Philadelphia Indemnity Insurance Company v. Central Terminal Restoration Corporation et al
DECISION AND ORDER denying 50 Motion for Attorney Fees without prejudice to renewal no later than fourteen (14) days after the date a ruling on the merits of plaintiff's appeal by the United States Court of Appeals for the Second Circuit is entered on the docket of the Western District of New York; denying 51 Motion to Alter Judgment. Signed by Hon. Michael A. Telesca on 08/10/2017. (CDH)
UNITED STATES DISTRICT COURT
WESTERN DISTRICT OF NEW YORK
PHILADELPHIA INDEMNITY INSURANCE
CENTRAL TERMINAL RESTORATION
CORPORATION, WILLIAM SHEEHAN, MARCY
A. SHEEHAN, and MICHAEL A. SERRANO,
(“plaintiff” or “PIIC”) commenced the instant action seeking a
declaratory judgment regarding its duty to defend and indemnify
defendant Central Terminal Restoration Corporation (“CTRC”) in
lawsuits commenced by defendants William and Marcy A. Sheehan (“the
Sheehans”) and Michael A. Serrano (“Mr. Serrano”).
Sheehans, and Mr. Serrano are hereinafter collectively referred to
as the “defendants.”
Each of the parties moved for summary
judgment (see Docket Nos. 32-35) and, on May 7, 2017, the Court
entered a Decision and Order granting Defendants’ motions for
summary judgment and holding that PIIC was required to defend and
indemnify CTRC under the terms of both the commercial general
liability coverage part of CTRC’s primary policy and CTRC’s excess
Docket No. 47.
entered on May 8, 2017.
Judgment in favor of defendants was
Docket No. 48.
Currently pending before the Court are two motions filed by
The first is a motion for attorneys’ fees filed pursuant to
Federal Rule of Civil Procedure 54(d) (“Rule 54(d)”).
The second is a motion that also seeks attorneys’ fees, but is
denominated as a request to alter or amend the judgment.
No. 51. For the reasons discussed below, CTRC’s motion to alter or
amend the judgment is denied and CTRC’s motion for attorneys’ fees
is denied without prejudice to renewal no later than fourteen (14)
days after the date a ruling on the merits of plaintiff’s appeal by
the United States Court of Appeals for the Second Circuit is
entered on the docket of the Western District of New York.
CTRC’s Motion to Amend or Alter the Judgment is
Unnecessary and Duplicative of Its Motion for Attorneys’
As a threshold matter, the Court considers whether CTRC was
required to file a motion to alter or amend the judgment in this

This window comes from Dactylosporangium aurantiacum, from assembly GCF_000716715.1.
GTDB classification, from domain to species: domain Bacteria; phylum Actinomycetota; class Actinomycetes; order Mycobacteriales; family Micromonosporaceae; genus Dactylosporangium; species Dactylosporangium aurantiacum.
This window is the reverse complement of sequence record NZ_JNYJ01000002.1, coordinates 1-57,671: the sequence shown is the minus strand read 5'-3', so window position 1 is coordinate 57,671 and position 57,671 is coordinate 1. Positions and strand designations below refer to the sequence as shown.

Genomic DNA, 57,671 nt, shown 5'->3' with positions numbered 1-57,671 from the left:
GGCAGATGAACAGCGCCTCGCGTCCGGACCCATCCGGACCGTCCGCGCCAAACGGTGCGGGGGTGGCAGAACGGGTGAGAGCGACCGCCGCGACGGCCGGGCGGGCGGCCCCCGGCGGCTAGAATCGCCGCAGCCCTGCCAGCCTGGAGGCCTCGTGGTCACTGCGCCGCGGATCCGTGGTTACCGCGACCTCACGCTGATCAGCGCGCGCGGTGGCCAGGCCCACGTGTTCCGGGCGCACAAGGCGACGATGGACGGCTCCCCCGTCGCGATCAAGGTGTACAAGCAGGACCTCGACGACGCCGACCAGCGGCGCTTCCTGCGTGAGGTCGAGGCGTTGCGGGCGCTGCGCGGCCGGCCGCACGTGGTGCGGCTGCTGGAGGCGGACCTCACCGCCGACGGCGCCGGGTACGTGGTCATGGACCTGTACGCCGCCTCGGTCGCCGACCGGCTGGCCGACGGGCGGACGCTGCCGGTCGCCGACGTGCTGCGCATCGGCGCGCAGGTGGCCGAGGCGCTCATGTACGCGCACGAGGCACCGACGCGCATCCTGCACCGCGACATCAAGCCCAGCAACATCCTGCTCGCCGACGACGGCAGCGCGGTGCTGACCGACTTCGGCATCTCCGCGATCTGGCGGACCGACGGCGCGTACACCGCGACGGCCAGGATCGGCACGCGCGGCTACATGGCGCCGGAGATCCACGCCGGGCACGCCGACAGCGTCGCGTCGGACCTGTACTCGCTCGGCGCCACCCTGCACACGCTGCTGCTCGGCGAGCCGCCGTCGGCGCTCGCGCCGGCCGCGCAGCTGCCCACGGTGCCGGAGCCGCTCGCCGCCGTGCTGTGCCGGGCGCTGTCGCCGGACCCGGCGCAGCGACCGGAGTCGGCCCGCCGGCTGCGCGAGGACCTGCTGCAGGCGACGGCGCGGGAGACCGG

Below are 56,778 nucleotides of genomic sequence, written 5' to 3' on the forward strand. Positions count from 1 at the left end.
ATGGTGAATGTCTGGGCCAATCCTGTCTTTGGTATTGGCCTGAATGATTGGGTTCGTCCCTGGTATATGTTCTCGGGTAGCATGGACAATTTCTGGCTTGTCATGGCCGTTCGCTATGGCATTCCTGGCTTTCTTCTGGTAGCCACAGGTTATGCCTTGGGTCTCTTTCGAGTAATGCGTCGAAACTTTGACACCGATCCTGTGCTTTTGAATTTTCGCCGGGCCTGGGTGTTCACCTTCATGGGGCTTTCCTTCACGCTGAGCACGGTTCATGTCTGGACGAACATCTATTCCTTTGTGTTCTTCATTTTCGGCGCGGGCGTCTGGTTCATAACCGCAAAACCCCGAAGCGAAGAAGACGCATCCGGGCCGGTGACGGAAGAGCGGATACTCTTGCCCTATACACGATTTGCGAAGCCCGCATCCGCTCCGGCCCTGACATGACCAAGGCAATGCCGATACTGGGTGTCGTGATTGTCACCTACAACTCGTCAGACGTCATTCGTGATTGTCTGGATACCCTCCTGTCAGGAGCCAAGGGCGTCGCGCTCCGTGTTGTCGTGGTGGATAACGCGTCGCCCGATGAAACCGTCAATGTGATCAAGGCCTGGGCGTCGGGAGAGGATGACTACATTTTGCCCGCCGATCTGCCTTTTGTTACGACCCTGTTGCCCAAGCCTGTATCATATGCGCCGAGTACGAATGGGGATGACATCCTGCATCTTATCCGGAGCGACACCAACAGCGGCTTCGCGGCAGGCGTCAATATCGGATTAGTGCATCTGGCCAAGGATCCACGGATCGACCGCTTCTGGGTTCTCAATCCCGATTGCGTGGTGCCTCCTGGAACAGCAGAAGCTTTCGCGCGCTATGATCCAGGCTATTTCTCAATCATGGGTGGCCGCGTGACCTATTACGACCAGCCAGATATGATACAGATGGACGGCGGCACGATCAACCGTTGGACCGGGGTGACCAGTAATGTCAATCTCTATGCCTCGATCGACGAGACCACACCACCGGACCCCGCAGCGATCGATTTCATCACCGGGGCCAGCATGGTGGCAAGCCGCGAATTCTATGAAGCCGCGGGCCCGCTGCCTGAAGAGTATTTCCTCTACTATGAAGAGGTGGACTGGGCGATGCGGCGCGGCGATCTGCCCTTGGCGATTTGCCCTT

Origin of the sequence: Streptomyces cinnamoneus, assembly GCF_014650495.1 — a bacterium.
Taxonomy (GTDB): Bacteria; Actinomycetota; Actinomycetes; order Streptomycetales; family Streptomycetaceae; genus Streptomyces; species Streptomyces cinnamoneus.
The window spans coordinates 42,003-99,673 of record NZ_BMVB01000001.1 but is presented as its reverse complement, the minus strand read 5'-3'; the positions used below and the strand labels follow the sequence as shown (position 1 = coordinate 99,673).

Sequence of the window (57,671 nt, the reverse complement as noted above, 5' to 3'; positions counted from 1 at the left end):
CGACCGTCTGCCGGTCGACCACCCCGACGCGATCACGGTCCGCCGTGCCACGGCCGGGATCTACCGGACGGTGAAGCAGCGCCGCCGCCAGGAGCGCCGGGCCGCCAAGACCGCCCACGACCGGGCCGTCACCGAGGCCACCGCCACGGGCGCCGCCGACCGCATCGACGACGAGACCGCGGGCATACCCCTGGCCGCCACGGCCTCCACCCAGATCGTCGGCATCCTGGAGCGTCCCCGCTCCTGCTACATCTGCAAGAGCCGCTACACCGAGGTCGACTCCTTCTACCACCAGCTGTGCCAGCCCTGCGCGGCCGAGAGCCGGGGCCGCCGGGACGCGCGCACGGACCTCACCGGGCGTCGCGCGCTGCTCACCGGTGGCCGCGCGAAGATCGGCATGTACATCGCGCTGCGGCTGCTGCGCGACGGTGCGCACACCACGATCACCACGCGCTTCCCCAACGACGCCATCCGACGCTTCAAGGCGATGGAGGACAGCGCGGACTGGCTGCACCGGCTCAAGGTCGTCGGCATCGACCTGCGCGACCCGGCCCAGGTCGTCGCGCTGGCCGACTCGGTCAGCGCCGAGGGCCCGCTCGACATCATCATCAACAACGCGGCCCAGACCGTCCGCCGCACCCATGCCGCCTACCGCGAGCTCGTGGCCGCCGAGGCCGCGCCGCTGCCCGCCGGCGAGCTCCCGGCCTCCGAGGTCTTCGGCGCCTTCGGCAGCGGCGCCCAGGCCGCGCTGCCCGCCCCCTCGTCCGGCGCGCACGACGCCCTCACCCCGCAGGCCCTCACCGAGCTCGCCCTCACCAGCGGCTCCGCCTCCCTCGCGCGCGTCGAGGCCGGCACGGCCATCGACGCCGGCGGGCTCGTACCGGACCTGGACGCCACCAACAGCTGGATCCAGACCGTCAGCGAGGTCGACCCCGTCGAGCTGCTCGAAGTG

On May 19, 2017, 11 days after judgment was entered, CTRC
filed a motion for attorneys’ fees in accordance with Rule 54(d).
Docket No. 50.
On June 2, 2017, and for reasons that are not clear
to the Court, CTRC filed a second motion seeking the identical
relief, but denominated as a motion seeking to alter or amend the
judgment in this matter.
Docket No. 51.
The sole explanation
offered by CTRC for the filing of this second motion is a statement
by attorney Kenneth W. Africano that it somehow “came to [his]
attention that an argument could be made that CTRC should have
filed a motion for an amended judgment in order to obtain judgment
on its claim for attorneys’ fees,” with no further discussion of
what that argument might be.
Docket No. 51-1 at ¶ 5.
event, CTRC was not required to file a motion to alter or amend the
judgment in order to seek attorneys’ fees.
See Buchanan v.
Stanships, Inc., 485 U.S. 265, 268-69 (1988) (noting distinction
between a motion under Rule 54(d) and a motion to alter or amend
the judgment and explaining that a request under Rule 54(d) is not
properly brought as a motion to alter or amend the judgment);
Standard Commercial Tobacco Co. v. M/V “RECIFE”,1994 WL 376102, at
*2 (S.D.N.Y. July 18, 1994) (a motion brought pursuant to Rule
54(d) “does not imply a change in the judgment, but merely seeks
what is due because of the judgment”) (quotation omitted). Indeed,
the text of Rule 54(d) plainly anticipates that a motion requesting
attorneys’ fees will be made after judgment is entered.
R. Civ. P. 54(d)(2)(B)(i) (motion for attorneys’ fees must “be
filed no later than 14 days after the entry of judgment”).
It appears that CTRC may believe that the Court somehow
implicitly denied its request for attorneys’ fees by not discussing